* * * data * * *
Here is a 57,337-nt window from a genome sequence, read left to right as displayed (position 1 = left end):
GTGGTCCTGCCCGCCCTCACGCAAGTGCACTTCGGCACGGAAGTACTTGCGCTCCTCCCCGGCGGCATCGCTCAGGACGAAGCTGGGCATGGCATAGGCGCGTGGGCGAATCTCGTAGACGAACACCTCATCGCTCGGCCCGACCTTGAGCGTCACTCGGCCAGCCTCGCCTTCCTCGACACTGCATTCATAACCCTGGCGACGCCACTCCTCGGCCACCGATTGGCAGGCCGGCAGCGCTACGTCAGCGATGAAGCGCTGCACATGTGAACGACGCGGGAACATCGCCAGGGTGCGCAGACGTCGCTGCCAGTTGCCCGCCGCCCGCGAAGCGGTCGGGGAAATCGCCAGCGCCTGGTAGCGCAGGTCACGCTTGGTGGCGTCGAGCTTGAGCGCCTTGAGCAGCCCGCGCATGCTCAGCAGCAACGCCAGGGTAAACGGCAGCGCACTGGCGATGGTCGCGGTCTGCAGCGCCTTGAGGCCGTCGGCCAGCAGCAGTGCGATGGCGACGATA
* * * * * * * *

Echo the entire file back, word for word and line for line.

Here is a 57,337-nt window from a genome sequence, read left to right as displayed (position 1 = left end):
GTGGTCCTGCCCGCCCTCACGCAAGTGCACTTCGGCACGGAAGTACTTGCGCTCCTCCCCGGCGGCATCGCTCAGGACGAAGCTGGGCATGGCATAGGCGCGTGGGCGAATCTCGTAGACGAACACCTCATCGCTCGGCCCGACCTTGAGCGTCACTCGGCCAGCCTCGCCTTCCTCGACACTGCATTCATAACCCTGGCGACGCCACTCCTCGGCCACCGATTGGCAGGCCGGCAGCGCTACGTCAGCGATGAAGCGCTGCACATGTGAACGACGCGGGAACATCGCCAGGGTGCGCAGACGTCGCTGCCAGTTGCCCGCCGCCCGCGAAGCGGTCGGGGAAATCGCCAGCGCCTGGTAGCGCAGGTCACGCTTGGTGGCGTCGAGCTTGAGCGCCTTGAGCAGCCCGCGCATGCTCAGCAGCAACGCCAGGGTAAACGGCAGCGCACTGGCGATGGTCGCGGTCTGCAGCGCCTTGAGGCCGTCGGCCAGCAGCAGTGCGATGGCGACGATA